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Compare Coleman RoadTrip Grill Models

It’s been over ten years since I reviewed my first Coleman RoadTrip grill. Since then, the line has evolved to include several more models, each with unique features. This page compares all RoadTrip grills. It also contains a chart that compares the essential features in an easy-to-scan format.

I try to keep this chart updated and include discontinued models. I’ve kept it updated since 2011, and I will continue to add models as Coleman keeps making them.

The models listed in this comparison chart are limited to Coleman RoadTrip grills, mainly because of the SwapTop accessories. Though other Coleman grills and stoves are similar, the SwapTop griddles, grates, and stove plates won’t work with them. The NXT has a SwapTop system, but it is not compatible with RoadTrip grills.

Coleman RoadTrip Grill Comparison Chart
ModelHeatCooking Surface AreaNotesList PriceMore Information
Coleman RoadTrip 225 Portable Tabletop Gas GrillColeman RoadTrip 225 Tabletop11,000 BTUs225 in²
  • The only tabletop RoadTrip model
  • Has two burners that cover entire grill
$209.99See it at Camping World
See it at Amazon
Coleman RoadTrip 225 Stand Up Portable Gas GrillColeman RoadTrip 225 Stand Up11,000 BTUs225 in²
  • Same as the tabletop, but with its own built-in stand


$274.99See it at Camping World
See it at Amazon
Coleman RoadTrip 285 Portable Gas GrillColeman RoadTrip 28520,000 BTUs285 in²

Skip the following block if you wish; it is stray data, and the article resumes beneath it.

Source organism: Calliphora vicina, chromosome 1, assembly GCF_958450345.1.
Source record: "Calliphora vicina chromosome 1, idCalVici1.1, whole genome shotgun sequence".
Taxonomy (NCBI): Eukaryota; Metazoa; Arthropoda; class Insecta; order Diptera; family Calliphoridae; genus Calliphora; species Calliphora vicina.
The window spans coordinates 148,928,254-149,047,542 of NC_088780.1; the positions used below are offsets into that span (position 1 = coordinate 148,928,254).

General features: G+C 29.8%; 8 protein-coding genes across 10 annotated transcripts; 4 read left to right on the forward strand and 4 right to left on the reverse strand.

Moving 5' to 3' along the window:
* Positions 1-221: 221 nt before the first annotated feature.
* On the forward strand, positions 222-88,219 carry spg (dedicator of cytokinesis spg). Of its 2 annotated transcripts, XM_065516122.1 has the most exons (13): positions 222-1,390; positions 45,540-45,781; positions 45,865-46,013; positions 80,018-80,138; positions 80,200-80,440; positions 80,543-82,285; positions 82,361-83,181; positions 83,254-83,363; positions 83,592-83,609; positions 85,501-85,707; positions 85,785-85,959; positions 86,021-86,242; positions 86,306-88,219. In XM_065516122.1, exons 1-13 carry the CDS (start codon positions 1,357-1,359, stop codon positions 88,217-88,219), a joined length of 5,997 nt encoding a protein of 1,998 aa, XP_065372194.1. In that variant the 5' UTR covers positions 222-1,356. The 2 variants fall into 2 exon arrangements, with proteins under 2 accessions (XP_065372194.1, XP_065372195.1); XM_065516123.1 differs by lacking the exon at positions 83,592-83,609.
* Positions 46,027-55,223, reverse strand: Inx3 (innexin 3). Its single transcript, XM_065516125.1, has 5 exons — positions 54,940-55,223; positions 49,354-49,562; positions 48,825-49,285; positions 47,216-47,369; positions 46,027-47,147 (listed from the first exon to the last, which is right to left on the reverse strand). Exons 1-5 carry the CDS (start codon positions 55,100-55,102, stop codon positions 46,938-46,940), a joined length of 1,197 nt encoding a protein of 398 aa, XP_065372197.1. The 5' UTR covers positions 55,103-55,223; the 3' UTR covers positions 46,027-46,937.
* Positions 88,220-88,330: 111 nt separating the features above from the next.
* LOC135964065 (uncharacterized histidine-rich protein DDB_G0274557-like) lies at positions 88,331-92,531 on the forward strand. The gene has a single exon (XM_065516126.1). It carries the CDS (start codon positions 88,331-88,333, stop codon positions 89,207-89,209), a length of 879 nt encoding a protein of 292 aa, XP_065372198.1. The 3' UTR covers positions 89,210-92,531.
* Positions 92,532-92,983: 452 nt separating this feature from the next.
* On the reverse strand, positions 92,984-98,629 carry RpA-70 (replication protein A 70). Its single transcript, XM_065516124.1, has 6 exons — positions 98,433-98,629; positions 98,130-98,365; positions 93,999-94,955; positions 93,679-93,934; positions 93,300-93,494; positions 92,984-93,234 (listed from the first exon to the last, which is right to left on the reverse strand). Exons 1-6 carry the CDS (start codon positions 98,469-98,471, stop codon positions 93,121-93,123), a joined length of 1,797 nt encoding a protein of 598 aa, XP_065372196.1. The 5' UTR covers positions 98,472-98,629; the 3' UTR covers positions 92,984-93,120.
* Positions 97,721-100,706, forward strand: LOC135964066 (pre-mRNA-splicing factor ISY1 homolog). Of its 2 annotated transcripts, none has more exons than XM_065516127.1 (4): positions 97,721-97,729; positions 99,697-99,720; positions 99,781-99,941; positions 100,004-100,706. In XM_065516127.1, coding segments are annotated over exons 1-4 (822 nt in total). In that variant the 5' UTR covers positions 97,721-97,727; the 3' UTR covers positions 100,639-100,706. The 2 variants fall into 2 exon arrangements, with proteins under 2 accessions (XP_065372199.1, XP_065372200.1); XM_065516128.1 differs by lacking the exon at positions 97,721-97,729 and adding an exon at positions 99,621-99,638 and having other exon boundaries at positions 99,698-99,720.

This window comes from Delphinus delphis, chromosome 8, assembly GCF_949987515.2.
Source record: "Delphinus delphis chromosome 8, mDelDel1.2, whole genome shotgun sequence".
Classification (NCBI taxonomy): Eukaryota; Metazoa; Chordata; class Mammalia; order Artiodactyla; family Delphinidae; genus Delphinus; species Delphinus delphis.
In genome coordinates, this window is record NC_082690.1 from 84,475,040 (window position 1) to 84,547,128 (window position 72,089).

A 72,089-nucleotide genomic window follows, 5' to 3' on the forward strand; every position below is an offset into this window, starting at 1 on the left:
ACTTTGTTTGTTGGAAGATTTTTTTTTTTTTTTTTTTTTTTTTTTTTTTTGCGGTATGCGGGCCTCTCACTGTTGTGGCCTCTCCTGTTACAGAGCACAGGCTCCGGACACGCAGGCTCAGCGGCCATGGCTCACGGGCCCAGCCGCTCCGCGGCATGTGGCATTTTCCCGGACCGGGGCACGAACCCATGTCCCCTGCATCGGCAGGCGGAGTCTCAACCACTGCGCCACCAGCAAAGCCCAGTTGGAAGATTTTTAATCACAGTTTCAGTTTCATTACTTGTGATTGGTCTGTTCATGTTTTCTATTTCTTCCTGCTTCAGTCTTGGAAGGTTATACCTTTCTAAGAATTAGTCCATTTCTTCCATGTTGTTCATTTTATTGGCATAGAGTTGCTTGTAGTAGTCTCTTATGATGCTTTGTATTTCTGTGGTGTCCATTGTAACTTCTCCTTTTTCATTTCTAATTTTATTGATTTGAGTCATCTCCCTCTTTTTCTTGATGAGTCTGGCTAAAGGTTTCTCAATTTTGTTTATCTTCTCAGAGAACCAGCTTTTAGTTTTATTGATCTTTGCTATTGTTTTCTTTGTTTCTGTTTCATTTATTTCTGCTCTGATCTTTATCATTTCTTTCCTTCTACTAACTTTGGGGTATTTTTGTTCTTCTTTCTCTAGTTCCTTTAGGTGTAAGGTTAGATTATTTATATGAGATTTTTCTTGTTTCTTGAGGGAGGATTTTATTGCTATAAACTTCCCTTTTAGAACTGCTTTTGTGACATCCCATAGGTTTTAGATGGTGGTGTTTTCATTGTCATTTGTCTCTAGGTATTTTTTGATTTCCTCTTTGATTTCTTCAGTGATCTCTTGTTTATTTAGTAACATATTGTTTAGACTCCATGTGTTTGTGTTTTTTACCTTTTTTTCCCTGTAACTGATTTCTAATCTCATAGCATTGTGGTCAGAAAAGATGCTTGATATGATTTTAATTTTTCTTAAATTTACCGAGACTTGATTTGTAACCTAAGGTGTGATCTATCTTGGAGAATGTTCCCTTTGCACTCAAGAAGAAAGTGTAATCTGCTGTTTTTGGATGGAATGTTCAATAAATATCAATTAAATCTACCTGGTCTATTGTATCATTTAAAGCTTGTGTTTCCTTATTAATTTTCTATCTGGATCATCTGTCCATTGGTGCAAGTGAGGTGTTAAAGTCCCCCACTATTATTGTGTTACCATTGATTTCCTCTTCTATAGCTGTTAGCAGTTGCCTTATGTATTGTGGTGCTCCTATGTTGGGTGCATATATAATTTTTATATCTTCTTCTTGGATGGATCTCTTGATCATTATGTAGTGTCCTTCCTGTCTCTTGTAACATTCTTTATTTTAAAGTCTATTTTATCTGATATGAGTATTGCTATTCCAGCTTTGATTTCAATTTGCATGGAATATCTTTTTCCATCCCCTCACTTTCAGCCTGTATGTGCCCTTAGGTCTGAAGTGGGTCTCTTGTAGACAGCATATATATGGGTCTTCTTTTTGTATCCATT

• The latest incarnation of the RoadTrip Grill
  • Available in 5 colors


See it at Amazon
Coleman RoadTrip LX Portable Gas GrillColeman RoadTrip LX20,000 BTUs285 in²
  • The Original RoadTrip Grill
  • Has telescopic folding legs


$249.99See it at Camping World
See it at Amazon
Read My Review
Coleman RoadTrip X-Cursion Portable Gas GrillColeman RoadTrip X-Cursion20,000 BTUs285 in²
  • Redesigned exterior, including steel legs/handle
  • Only one side table


See it at Amazon
Coleman RoadTrip LXE Portable Gas GrillColeman RoadTrip LXE20,000 BTUs285 in²
  • Was less expensive than the LX
  • Most popular version during its production run


Out of ProductionRead My Review
Coleman RoadTrip Legacy Portable Gas GrillColeman RoadTrip Legacy22,000 BTUs285 in²
  • Exclusively made for Cabela’s
  • Coleman Green
  • Higher BTUs
  • Includes temperature gauge


Out of Production
Coleman RoadTrip Paul JR Designs Portable Gas GrillColeman RoadTrip Paul JR Designs22,000 BTUs285 in²
  • Redesigned by Paul Jr. Designs
  • Chrome diamond plate detailing
  • Built-In Temperature Gauge


Out of ProductionSee it at Amazon
Read a Fan Club Blurb
Coleman RoadTrip LXX Portable Gas GrillColeman RoadTrip LXX22,000 BTUs285 in²
  • Built-in temperature gauge
  • Metal tables & hooks


Out of ProductionSee it at Amazon

Coleman is synonymous with camping and all things outdoors. Though their products usually focus on camping, RoadTrip grills are much more versatile. They have a large cooking area while remaining portable, and with the right accessories, they are as good at cooking breakfast as anything else.

Of course, they’re great for car or RV camping, but they’re just as good to take to picnics at the park or on the beach.

Their size makes them ideal for use in small back yards or balconies where space is a premium. Just pack it up and tuck it away after cleaning.